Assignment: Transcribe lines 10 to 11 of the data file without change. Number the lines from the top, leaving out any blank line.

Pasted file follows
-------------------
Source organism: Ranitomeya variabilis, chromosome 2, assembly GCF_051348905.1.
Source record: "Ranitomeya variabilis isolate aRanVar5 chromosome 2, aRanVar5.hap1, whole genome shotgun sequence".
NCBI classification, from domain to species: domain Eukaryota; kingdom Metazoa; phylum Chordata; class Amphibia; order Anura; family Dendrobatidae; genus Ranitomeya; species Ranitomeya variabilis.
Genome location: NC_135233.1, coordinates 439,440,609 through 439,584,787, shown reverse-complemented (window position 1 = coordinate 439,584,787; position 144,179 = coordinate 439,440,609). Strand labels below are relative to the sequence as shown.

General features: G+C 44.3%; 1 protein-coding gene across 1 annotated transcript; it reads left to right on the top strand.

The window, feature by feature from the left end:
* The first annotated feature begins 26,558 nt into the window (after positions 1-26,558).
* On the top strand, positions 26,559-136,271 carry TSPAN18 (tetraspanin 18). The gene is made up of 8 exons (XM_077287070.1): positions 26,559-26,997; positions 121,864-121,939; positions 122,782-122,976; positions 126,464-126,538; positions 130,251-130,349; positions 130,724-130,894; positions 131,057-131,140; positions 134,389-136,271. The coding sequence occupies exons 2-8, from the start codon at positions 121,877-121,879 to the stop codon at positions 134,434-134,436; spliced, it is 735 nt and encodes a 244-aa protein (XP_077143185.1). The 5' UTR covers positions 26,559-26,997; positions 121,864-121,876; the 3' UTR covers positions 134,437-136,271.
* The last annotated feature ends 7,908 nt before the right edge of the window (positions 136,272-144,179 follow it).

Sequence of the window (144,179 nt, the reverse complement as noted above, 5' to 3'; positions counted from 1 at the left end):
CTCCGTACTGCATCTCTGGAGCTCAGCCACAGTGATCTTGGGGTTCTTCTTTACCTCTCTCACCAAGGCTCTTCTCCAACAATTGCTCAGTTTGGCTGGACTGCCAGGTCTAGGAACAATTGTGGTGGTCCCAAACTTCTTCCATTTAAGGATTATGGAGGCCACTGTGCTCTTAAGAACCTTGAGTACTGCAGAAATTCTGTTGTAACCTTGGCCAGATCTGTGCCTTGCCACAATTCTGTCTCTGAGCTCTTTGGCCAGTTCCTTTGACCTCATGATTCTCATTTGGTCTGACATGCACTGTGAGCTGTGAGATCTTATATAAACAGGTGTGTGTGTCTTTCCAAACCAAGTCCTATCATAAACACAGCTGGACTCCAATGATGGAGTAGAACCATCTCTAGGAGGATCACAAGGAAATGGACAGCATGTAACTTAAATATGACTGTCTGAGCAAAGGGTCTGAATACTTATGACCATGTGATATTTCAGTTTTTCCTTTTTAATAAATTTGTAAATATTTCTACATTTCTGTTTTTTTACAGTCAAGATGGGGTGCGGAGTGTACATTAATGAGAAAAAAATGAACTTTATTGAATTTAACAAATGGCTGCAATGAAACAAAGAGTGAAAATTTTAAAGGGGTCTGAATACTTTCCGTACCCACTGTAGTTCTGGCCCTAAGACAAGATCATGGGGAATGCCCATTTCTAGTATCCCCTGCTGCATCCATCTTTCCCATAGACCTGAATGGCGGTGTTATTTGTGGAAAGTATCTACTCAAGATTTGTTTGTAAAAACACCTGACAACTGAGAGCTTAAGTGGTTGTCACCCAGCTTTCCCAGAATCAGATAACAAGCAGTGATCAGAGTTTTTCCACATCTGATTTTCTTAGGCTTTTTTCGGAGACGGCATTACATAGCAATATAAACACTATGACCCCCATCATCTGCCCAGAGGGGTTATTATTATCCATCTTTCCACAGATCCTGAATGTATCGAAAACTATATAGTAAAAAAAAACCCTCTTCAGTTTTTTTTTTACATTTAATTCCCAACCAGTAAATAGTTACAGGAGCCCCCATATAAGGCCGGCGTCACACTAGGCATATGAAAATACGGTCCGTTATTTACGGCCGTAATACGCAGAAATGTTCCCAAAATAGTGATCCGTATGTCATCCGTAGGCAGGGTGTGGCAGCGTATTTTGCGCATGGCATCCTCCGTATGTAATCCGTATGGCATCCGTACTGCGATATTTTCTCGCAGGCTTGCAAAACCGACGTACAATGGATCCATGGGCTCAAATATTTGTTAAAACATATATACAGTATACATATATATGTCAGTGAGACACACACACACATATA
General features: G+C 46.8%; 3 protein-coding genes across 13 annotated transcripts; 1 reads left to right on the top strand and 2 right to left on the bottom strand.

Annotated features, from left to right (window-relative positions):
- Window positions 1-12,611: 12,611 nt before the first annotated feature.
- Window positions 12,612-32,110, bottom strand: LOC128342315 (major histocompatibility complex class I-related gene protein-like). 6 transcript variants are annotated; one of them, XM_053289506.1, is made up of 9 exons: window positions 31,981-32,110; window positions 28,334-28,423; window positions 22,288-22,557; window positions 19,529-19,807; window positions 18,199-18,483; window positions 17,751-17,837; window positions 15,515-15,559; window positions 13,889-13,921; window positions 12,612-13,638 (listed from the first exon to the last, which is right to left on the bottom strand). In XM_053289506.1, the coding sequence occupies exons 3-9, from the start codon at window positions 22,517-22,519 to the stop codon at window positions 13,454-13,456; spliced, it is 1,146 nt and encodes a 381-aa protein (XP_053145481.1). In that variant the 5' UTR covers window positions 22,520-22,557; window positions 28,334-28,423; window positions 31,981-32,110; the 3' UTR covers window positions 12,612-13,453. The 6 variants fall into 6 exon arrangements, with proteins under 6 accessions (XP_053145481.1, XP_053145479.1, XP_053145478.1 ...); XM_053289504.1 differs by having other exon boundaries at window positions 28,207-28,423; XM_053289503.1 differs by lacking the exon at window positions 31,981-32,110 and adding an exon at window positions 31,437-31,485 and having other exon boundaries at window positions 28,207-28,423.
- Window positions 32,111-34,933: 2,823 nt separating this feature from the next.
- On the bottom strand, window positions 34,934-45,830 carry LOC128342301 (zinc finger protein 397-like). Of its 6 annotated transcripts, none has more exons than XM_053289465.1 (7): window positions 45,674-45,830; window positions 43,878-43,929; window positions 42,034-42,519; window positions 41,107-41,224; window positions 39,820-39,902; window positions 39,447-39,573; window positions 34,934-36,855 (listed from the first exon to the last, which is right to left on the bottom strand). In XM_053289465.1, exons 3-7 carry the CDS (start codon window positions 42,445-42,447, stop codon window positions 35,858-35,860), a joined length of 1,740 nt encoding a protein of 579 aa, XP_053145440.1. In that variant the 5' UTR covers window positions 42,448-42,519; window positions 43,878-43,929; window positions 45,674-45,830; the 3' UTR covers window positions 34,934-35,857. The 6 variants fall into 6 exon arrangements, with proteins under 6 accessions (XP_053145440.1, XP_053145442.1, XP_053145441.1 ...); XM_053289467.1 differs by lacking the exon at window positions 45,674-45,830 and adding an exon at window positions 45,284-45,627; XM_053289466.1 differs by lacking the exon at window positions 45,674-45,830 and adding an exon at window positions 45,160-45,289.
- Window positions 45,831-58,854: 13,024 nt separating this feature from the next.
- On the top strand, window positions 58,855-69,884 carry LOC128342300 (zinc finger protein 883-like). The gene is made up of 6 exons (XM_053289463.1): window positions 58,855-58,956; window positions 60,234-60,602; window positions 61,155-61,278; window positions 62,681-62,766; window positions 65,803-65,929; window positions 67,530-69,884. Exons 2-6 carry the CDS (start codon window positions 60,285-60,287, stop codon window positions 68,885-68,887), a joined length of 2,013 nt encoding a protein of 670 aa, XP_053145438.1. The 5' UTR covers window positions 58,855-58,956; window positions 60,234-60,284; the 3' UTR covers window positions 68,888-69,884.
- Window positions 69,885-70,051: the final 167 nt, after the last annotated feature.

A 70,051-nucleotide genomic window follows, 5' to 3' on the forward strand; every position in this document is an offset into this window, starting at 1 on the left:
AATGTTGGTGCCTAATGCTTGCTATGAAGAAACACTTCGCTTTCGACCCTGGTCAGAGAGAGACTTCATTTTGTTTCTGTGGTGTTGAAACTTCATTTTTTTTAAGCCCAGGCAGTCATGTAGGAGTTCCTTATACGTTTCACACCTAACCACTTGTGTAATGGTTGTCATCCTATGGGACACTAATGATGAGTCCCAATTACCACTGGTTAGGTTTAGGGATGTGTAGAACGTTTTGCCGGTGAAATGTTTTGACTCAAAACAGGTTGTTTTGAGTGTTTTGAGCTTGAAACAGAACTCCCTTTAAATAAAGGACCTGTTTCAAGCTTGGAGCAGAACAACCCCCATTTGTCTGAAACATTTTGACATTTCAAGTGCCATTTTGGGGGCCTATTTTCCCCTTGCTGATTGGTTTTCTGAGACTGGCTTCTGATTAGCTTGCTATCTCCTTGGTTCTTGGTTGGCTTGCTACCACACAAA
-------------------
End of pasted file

Sequence of the window (144,179 nt, the reverse complement as noted above, 5' to 3'; positions counted from 1 at the left end):
CTCCGTACTGCATCTCTGGAGCTCAGCCACAGTGATCTTGGGGTTCTTCTTTACCTCTCTCACCAAGGCTCTTCTCCAACAATTGCTCAGTTTGGCTGGACTGCCAGGTCTAGGAACAATTGTGGTGGTCCCAAACTTCTTCCATTTAAGGATTATGGAGGCCACTGTGCTCTTAAGAACCTTGAGTACTGCAGAAATTCTGTTGTAACCTTGGCCAGATCTGTGCCTTGCCACAATTCTGTCTCTGAGCTCTTTGGCCAGTTCCTTTGACCTCATGATTCTCATTTGGTCTGACATGCACTGTGAGCTGTGAGATCTTATATAAACAGGTGTGTGTGTCTTTCCAAACCAAGTCCTATCATAAACACAGCTGGACTCCAATGATGGAGTAGAACCATCTCTAGGAGGATCACAAGGAAATGGACAGCATGTAACTTAAATATGACTGTCTGAGCAAAGGGTCTGAATACTTATGACCATGTGATATTTCAGTTTTTCCTTTTTAATAAATTTGTAAATATTTCTACATTTCTGTTTTTTTACAGTCAAGATGGGGTGCGGAGTGTACATTAATGAGAAAAAAATGAACTTTATTGAATTTAACAAATGGCTGCAATGAAACAAAGAGTGAAAATTTTAAAGGGGTCTGAATACTTTCCGTACCCACTGTAGTTCTGGCCCTAAGACAAGATCATGGGGAATGCCCATTTCTAGTATCCCCTGCTGCATCCATCTTTCCCATAGACCTGAATGGCGGTGTTATTTGTGGAAAGTATCTACTCAAGATTTGTTTGTAAAAACACCTGACAACTGAGAGCTTAAGTGGTTGTCACCCAGCTTTCCCAGAATCAGATAACAAGCAGTGATCAGAGTTTTTCCACATCTGATTTTCTTAGGCTTTTTTCGGAGACGGCATTACATAGCAATATAAACACTATGACCCCCATCATCTGCCCAGAGGGGTTATTATTATCCATCTTTCCACAGATCCTGAATGTATCGAAAACTATATAGTAAAAAAAAACCCTCTTCAGTTTTTTTTTTACATTTAATTCCCAACCAGTAAATAGTTACAGGAGCCCCCATATAAGGCCGGCGTCACACTAGGCATATGAAAATACGGTCCGTTATTTACGGCCGTAATACGCAGAAATGTTCCCAAAATAGTGATCCGTATGTCATCCGTAGGCAGGGTGTGGCAGCGTATTTTGCGCATGGCATCCTCCGTATGTAATCCGTATGGCATCCGTACTGCGATATTTTCTCGCAGGCTTGCAAAACCGACGTACAATGGATCCATGGGCTCAAATATTTGTTAAAACATATATACAGTATACATATATATGTCAGTGAGACACACACACACATATA